The GTA's franchise hold on the gaming community cannot be overstated, as for two decades, the series has grown exponentially in scale and reached the pinnacle of success. With each subsequent release in the series, Rockstar Games seems to outdo itself and set the benchmark for the rest of the industry.
As evidenced by the continued success of GTA 5, seven years post its launch, Rockstar has pretty much perfected the art of AAA game development. However, to say that the franchise hasn't gone through its fair share of trials would not paint the whole picture.
The GTA series has had somewhat of a tough time with its identity, constantly in a match of tug o' war. One side tries to tell more nuanced, darker, and profound stories, while the other calls for wanton violence, glamor, and slapstick humor.
This kind of dichotomy is best evidenced in Grand Theft Auto 4 and its sequel, Grand Theft Auto 5.
Should Rockstar go back to a more serious tone with GTA 6?
The specter of the late 2000s in Grand Theft Auto 4
In a post-Batman Begins era, the entertainment industry seemed to have acknowledged and heralded "dark, gritty, and moody" as the key ingredients to success.
Much of the movies and games that came out during this era seem to have a desaturated color palettes with sometimes needless grit and darkness and lacking many nuances.
However, that was not the case for GTA 4, as it had all the grit and darkness players could ask for. But it was sprinkled with the kind of satirical humor and nuance famously associated with Rockstar.
While the game can visually feel a bit oppressive and, dare one say, dull, it all works collectively towards a consistent theme. GTA 4 marked a turning point for Rockstar as it ditched the over-the-top antics of the franchise and chose to tell a far more nuanced tale, wrought with darker themes of vengeance, loss, and trauma.
To this date, GTA 4 remains one of the most polarizing entries in the franchise as fans cannot seem to agree whether the new direction worked or if it was merely misguided. But to many, this was the first time they noticed Rockstar's talent for more honest and emotional storytelling handled with seriousness.
It would be 2010's Red Dead Redemption that proved beyond all doubt that the company knows how to tell a more nuanced and darker story. However, 2013 would see GTA develop something of an identity crisis.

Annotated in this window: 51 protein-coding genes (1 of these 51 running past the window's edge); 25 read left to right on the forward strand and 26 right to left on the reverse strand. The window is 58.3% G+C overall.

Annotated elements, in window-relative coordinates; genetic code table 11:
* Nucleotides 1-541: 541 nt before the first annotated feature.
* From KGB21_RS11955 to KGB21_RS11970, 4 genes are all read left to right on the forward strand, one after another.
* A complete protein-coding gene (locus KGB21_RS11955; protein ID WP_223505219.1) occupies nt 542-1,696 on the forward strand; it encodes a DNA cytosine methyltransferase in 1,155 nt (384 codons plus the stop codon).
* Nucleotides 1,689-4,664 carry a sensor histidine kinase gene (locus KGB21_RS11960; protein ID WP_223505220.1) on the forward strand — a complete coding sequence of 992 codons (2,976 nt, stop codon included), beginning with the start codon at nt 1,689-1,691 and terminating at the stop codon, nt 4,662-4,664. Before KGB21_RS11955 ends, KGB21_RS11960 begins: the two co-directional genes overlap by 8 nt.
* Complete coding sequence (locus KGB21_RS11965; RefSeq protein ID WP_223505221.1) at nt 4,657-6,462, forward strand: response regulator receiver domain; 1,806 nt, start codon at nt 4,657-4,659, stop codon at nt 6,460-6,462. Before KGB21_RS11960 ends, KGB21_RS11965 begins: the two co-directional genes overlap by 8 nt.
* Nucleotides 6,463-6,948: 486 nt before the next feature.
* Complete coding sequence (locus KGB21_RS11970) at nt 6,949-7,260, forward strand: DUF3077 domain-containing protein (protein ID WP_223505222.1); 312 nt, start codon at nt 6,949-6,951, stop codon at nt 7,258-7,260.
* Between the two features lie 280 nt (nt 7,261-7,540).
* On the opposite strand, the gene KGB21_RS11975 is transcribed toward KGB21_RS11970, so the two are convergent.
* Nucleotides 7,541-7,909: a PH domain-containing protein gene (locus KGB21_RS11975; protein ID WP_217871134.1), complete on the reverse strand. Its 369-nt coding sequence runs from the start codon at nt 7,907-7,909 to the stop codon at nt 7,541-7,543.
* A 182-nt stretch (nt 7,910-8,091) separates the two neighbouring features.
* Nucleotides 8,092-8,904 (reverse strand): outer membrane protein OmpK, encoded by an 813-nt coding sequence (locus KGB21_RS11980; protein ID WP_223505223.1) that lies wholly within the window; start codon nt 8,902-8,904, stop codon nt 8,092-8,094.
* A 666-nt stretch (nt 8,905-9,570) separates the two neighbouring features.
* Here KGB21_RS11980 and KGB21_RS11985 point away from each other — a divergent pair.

Sunny Los Santos and the return of the ridiculous
When the first few trailers of GTA 5 made it onto the internet, it was pretty clear that this was no Russian-cinema-inspired crime drama a la Grand Theft Auto 4. Instead, it was the return to the older identity of the franchise.
Yet, the game was still trying to tell more nuanced stories and deal with perhaps slightly more serious topics like anger, family, and excess, most specifically with Michael's character.
However, at the same time, it saw the return of over-the-top action sequences and the wanton nature of the older titles. In the same breath, the game was trying to be more than a casual, action-romp and handle nuanced topics with little to no subtlety.
While the game was fantastic overall, tonally, it felt all over the place, and Rockstar couldn't seem to decide whether to commit to the new direction or stick with what works.
As a result, the seriousness was reserved for Red Dead Redemption while the ridiculousness was home to GTA.
What is the right call for the tone of Grand Theft Auto 6?
As much as fans love the sheer ridiculousness of Grand Theft Auto 5, it is ultimately games like Red Dead Redemption 2 that stick with players for years after they finish the game.
Rockstar has proven it can deliver masterfully-crafted, nuanced, and emotionally impactful video games and stories. This raises the question as to why every single one of its franchises needs to be serious.
As mentioned previously, GTA works as a casual, action-packed satirical piece of entertainment, and Rockstar has no reason to fiddle with that formula. While it could result in complacency, it is fair to assume that Rockstar has proven beyond doubt that it is far from that, as evidenced by Red Dead Redemption 2.
Ultimately, it falls on Rockstar whether it's time to redefine what a "GTA game" is and reinvent the wheel. Or to stick with what it knows and the fans love and appreciate, and deliver more on that front.